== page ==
Lemon Balm (melissa officinalis): Melissa is a fantastic anxiety-reliever. A few drops of the elixir before bed helps to relieve that “I can’t sleep because I can’t stop thinking and stressing out” feeling. It lightens the load on the heart, emotionally speaking.

Peach: Twigs, pits (undamaged), flowers. One of my favourite plants for nausea. I get nausea a lot, but ginger is WAY too heating for me. Peach elixir works wonders, and fast. It’s also fantastic for both constipation and diarrhea. A relaxing, divine smelling nervine that, when needed, can actually put people to sleep :).

Rose (all spp. use the most fragrant one you can find): Clears heat from the upper body. Anti-inflammatory. Astringent. I use it when my nerves are a bit agitated (or inflamed), like after being stuck in LA traffic for hours. It relieves that kind of stress that gets stuck in your heart and makes everything feel constricted and tight. It’s good in situations where inflammation occurs unnecessarily– whether that’s emotional (anger flaring up) or physical (immune reactions, rashes, joints swollen and sore). I use the elixir for almost everything. The honey tastes delicious and is lovely in herbal teas or on yogurt or on toast.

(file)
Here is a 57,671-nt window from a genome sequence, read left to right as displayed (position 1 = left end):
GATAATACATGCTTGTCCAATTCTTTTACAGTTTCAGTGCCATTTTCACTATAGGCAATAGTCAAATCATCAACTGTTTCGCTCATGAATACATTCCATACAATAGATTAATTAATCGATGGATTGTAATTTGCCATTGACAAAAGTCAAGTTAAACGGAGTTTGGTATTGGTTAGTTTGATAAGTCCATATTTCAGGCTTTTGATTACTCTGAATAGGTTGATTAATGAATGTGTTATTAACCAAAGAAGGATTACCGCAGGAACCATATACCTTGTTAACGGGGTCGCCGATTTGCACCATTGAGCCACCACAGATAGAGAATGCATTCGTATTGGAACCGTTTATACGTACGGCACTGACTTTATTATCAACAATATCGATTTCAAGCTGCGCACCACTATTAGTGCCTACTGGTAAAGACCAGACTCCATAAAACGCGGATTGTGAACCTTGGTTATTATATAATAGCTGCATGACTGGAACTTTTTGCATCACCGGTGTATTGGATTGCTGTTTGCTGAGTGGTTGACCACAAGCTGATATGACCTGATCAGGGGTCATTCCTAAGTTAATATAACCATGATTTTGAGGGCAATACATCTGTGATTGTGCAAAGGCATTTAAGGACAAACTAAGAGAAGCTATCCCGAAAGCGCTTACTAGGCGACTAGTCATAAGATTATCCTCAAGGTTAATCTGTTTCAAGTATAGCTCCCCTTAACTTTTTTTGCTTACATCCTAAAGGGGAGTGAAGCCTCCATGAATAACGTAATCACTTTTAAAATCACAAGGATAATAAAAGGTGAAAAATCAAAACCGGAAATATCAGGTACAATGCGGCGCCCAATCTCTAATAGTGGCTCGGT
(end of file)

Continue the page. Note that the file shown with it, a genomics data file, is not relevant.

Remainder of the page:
Sage (garden sage (salvia officinalis), though almost all spp. can be used– I use salvia melitus, salvia clevelandii, salvia officinalis, and salvia apiana): A deeply nourishing restorative nervine. When your fried nerves are fried to the point of exhaustion. When your heat is burning up your body fluids. Sage helps you to conserve fluids, resores nerves, and calms the spirit. It can stop excessive menstrual bleeding, and also stimulate menses. Works fantastically WITH rose elixir, to both calm and nourish.